I think the precedence is more important than that. An exploit for this version of the OS in the wild is bad, but setting the standard that companies are legally obligated to pour whatever resources the govt says into breaking their own tech is worse. It becomes an issue for corporate bean counters who will cost and risk analyze encryption with the knowledge that they may need to break it at some point. It's much more efficient to pre-engineer exploits. We'll never get a secure piece of software again.
Yup, no need to worry about using evidence in due process. If they could unlock these things without telling anyone we wouldn't be having this conversation right now. At least until the whole thing busted open like Stingray use in Baltimore.
"So in the same way I’d argue we legalize drugs, why not have a careful, legal pathway to break into a phone?"
You see we've had such a hard time controlling illegal drugs that we're realizing that it may make a lot more sense to legitimize their use. People just go and use them anyway, damn the consequences. Restrictions don't reduce demand, actually reward suppliers, and end up ruining many more lives than would most illicit substances.
In much the same way, we should respond to the threat of encryption by criminalizing the creation and use of actual secure systems. Security is much easier to identify in regard to whether it is allowed or banned, much harder to smuggle across jurisdictions, and much more dangerous to it's users than pot.
We will declare war on encryption, it will flood the nation from 3rd world countries, become common place in various areas, our prison population will explode, we'll spend 30 years and $1.5 trillion before realizing that it's a pointless and kinda stupid struggle that most of us didn't really want to undertake in the first place.
"The lack of control over the content by content companies and authentication processes has reduced the demand for video because you don’t have to pay for it"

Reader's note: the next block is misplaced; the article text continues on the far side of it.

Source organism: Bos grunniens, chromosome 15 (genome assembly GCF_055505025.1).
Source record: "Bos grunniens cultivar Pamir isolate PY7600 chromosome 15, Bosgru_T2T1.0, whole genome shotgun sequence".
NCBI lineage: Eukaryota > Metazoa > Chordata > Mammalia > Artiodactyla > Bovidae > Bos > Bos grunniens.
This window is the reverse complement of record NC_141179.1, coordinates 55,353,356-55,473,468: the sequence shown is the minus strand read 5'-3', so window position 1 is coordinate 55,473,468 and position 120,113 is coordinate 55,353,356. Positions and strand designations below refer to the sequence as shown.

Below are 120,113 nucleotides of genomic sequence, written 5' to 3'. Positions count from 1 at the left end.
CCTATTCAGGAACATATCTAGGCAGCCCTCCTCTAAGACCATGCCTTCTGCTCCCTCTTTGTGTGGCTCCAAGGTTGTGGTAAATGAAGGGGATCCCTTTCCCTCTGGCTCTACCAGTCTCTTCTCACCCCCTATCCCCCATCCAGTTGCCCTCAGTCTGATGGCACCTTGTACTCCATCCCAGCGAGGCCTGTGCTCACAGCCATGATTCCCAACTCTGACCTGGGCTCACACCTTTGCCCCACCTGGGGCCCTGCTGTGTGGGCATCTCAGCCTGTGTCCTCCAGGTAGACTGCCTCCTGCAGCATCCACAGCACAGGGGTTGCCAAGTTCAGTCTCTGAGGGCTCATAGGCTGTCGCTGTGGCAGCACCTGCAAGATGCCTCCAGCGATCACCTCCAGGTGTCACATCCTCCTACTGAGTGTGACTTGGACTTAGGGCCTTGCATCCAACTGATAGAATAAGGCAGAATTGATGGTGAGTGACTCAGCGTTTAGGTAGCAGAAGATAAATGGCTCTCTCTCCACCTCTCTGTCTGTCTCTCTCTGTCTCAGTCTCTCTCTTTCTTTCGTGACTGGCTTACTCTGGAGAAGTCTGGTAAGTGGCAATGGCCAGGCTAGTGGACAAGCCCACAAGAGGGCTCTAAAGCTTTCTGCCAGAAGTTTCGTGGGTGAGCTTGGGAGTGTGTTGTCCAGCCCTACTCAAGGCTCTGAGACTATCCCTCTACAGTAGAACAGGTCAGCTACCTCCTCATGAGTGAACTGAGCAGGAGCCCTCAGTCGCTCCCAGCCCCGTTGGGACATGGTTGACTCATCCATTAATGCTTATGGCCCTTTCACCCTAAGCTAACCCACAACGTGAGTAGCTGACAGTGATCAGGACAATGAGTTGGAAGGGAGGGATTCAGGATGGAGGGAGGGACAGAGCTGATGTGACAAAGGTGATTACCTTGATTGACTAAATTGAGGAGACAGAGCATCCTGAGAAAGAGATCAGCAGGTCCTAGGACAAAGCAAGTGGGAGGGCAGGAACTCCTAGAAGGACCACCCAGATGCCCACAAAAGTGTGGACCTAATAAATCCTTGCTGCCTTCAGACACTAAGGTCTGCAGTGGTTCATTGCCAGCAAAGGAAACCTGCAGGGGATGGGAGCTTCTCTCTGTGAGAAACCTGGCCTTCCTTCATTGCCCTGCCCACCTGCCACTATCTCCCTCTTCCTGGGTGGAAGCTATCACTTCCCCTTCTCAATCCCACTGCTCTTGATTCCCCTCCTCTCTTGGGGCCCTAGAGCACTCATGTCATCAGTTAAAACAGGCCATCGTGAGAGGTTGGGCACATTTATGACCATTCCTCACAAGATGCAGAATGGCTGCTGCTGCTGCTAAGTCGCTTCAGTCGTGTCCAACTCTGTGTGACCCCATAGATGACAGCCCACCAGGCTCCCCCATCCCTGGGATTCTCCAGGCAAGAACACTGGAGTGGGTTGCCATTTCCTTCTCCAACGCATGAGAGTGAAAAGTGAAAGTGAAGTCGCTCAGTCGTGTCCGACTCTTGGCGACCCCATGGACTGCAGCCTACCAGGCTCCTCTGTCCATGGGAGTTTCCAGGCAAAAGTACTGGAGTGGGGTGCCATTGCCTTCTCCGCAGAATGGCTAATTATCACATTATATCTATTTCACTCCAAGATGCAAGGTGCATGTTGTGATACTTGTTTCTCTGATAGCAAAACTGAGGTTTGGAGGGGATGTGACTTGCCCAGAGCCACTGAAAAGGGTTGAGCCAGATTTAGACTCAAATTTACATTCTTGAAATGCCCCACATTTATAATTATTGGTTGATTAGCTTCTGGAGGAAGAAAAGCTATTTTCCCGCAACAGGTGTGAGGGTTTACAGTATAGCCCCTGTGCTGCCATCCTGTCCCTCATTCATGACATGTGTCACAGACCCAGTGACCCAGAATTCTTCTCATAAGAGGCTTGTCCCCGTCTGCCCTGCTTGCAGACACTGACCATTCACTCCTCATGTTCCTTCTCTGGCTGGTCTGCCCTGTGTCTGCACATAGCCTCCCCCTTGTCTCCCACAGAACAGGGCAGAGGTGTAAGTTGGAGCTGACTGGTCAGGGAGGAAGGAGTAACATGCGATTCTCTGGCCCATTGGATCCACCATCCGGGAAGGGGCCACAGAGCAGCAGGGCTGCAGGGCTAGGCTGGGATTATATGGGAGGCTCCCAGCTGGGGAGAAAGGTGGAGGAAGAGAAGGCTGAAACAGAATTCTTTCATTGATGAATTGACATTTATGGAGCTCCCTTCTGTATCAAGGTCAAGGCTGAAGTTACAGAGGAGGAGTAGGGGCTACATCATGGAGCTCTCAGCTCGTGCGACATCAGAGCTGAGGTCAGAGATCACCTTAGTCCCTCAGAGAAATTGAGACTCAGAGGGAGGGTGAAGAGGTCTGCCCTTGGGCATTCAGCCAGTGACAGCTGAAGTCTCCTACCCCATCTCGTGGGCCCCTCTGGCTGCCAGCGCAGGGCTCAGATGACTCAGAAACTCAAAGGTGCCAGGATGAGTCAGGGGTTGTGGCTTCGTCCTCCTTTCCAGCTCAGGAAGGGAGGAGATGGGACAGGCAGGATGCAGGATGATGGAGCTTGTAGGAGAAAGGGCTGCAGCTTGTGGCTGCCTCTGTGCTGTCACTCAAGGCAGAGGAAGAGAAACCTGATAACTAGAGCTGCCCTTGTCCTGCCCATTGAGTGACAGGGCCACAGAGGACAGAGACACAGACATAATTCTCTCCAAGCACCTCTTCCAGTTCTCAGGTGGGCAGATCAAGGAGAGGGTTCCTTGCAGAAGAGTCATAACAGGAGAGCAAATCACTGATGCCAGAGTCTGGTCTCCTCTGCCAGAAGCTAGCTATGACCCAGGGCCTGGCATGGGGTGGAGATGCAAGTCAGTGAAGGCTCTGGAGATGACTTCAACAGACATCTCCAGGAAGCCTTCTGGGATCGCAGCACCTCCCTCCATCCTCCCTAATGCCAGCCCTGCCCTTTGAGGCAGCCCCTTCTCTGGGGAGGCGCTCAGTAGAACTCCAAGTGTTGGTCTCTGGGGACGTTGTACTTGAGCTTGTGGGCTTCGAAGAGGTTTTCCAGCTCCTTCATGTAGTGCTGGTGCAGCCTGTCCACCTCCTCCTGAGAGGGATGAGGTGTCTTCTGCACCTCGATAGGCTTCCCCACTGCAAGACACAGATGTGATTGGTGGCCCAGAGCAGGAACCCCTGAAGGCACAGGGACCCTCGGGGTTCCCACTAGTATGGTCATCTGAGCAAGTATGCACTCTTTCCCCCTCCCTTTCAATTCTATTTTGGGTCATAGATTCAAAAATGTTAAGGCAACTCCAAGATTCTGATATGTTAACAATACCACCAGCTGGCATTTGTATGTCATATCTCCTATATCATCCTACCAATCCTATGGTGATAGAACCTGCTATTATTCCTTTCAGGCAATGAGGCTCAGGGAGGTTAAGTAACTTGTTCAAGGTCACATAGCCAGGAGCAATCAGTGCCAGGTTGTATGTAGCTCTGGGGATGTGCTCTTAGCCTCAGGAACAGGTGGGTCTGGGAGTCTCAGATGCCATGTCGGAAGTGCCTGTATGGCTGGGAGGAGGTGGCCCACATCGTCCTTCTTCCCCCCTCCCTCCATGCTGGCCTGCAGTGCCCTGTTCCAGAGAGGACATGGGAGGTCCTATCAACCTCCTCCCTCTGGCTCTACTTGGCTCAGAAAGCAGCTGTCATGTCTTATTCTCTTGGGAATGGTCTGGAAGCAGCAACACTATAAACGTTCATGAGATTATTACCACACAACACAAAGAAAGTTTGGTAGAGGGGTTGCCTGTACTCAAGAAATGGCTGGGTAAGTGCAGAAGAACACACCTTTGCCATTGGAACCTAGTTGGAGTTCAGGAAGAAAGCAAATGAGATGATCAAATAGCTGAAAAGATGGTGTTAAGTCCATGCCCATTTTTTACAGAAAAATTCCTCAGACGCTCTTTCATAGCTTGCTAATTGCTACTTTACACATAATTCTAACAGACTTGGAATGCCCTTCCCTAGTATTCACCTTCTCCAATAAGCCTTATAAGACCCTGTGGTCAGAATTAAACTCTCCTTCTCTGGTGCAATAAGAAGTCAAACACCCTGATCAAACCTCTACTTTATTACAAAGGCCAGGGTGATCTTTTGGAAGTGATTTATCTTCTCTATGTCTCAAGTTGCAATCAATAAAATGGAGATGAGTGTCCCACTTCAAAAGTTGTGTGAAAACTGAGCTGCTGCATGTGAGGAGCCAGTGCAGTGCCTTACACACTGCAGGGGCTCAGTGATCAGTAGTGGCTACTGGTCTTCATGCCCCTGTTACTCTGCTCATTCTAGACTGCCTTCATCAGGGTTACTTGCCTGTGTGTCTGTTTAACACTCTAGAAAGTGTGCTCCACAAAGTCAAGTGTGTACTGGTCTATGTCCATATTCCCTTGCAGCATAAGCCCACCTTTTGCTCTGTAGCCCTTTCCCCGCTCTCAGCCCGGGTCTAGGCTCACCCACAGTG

Either that or the control. Personally, I HATE watching anything that someone else, preferably a multinational cartel, doesn't have complete control over. Talk about "not understanding the space." Le sigh.
So do we need a law against proposing legislation that you know full well is illegal and either can't be enacted, or will need to be struck down by the courts? The fine can be however much taxpayer money you waste.
Makes me think running the "Marshmallow Test" on them would be interesting.
Tester: You can eat this Cookie now if you want, but I'll give you two cookies if you wait 15 minutes. Cable Exec: I understand; I choose two now and two later. Tester: No, you don- where did you get that bag of Marshmallows? Cable Exec: It was in the lab next door. So where's my three cookies? Tester: Next door? That's where we're testing the streaming video execs. And what are you talking about THREE cookies? Cable Exec: Four now... chop chop, time's a wastin'. Tester: Hey! Give back my watch!
I'm hoping this is the FCC giving Comcast just enough rope to hang itself. Let them go out and actually do the things they were claiming they "would never do!" just last year. Let them use their near monopoly status and usage caps to ram Comcast Content into customers homes; and use exactly that behavior as the wedge to force them to split apart their colluding infrastructure and content businesses. Once the "Com" is separate from "Cast" they won't be able to argue that they're not just pipes delivering bits, which opens the door for local loop unbundling... I know, I'm dreaming again.
Offender Located. Seize house, car, camera. Sell House, Car, Camera. Use proceeds to hunt for more offenders. Whoops forgot to delete illicit material from camera. Offender Located. Seize house, car, camera. Sell House, Car, Camera. Use proceeds to hunt for more offenders. Whoops forgot to delete illicit material from camera....
Citizens are perfectly capable of weighing these factors and making these decisions themselves. That's exactly what consent is.
This is precisely what happened. The court weighed all future traffic stops and unilaterally decided that everyone wanted to give their consent, even the cases where said "probable cause" is B.S. and wouldn't result in a warrant. The only convenience provided is not having to decide if you want your rights, because you're preemptively denied them.
Can I assume this ruling will get escalated to a higher court where they've got a clue why there are "rules for government" at all?